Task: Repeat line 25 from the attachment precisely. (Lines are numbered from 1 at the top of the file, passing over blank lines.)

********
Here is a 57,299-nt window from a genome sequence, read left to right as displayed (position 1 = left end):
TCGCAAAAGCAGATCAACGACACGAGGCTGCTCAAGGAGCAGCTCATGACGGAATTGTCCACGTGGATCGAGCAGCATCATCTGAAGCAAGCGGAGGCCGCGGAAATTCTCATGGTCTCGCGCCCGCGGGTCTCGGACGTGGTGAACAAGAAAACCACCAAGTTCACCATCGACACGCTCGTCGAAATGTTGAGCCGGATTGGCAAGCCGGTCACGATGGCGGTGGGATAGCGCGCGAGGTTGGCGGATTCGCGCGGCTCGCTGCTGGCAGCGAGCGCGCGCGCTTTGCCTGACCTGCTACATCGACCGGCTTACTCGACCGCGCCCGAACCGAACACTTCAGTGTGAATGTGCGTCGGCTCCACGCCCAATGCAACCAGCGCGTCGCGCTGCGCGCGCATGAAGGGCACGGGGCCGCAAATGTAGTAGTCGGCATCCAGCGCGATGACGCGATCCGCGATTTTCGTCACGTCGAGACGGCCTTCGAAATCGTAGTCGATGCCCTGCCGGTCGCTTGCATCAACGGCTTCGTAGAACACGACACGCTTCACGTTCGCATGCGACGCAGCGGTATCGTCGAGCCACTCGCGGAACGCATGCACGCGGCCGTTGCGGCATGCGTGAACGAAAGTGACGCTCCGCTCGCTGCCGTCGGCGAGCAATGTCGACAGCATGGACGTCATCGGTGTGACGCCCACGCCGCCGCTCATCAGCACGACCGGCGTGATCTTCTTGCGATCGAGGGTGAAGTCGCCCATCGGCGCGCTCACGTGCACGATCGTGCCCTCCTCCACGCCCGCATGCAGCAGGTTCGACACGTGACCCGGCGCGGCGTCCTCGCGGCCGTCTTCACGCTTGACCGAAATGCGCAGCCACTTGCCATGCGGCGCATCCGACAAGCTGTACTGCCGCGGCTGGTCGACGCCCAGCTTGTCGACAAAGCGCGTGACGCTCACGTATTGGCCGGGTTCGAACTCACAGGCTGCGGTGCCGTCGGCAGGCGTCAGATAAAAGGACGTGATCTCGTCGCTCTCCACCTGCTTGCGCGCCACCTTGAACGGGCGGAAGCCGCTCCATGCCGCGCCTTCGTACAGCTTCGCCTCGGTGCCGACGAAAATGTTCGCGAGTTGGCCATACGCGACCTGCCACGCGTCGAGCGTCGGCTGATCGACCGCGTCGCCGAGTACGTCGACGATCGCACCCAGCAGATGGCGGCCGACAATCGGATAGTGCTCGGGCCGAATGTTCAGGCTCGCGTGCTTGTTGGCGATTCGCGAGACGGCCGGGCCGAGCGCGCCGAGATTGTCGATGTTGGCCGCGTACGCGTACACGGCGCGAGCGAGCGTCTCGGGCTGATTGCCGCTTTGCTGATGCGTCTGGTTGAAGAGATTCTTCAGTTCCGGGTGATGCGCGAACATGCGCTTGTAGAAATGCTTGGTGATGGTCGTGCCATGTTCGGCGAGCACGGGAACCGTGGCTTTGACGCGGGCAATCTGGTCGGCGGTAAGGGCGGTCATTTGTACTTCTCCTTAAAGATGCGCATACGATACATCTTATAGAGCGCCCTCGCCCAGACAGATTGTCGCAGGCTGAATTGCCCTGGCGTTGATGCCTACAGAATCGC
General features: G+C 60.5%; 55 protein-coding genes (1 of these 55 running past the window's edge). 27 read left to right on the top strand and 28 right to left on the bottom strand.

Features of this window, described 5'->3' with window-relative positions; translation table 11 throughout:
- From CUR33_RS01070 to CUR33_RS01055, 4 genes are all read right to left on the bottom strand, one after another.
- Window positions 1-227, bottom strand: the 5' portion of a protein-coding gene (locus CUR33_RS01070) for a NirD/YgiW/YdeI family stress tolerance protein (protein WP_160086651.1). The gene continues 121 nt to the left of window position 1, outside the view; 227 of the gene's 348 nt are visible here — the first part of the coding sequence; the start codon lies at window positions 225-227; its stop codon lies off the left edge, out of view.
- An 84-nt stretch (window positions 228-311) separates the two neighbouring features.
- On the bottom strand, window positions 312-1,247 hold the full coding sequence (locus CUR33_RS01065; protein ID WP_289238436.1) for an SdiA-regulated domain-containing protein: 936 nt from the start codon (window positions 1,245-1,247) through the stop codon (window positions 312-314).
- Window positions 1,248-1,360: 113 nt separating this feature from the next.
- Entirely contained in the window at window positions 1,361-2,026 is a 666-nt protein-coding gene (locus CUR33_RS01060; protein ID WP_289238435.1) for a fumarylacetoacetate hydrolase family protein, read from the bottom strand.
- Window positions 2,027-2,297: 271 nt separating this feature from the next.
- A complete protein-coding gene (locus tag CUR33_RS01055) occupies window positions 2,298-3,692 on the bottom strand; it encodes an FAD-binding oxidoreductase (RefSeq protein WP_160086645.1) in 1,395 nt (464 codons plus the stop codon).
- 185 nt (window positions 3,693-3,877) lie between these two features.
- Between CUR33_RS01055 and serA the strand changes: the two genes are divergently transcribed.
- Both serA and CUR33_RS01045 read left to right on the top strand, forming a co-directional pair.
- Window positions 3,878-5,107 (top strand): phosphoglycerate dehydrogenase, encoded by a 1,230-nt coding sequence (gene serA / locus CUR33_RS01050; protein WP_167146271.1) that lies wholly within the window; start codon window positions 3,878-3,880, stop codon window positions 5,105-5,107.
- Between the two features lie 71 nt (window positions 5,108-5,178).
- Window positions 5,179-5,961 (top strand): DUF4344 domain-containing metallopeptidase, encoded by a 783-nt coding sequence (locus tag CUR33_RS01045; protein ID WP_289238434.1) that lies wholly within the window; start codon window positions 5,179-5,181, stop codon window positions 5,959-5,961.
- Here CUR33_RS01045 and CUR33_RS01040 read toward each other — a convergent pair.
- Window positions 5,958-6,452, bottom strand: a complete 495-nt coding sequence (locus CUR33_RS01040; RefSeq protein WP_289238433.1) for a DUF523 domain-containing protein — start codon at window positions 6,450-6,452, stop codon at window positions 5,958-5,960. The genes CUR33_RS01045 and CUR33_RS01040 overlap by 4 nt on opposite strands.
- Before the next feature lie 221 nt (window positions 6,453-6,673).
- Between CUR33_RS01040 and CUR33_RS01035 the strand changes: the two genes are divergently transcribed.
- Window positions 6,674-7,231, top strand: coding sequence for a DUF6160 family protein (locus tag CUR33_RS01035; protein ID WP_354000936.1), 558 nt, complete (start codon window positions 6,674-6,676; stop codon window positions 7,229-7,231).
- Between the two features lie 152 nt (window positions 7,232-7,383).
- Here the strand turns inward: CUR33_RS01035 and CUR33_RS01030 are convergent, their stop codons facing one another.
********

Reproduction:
- Here the strand turns inward: CUR33_RS01035 and CUR33_RS01030 are convergent, their stop codons facing one another.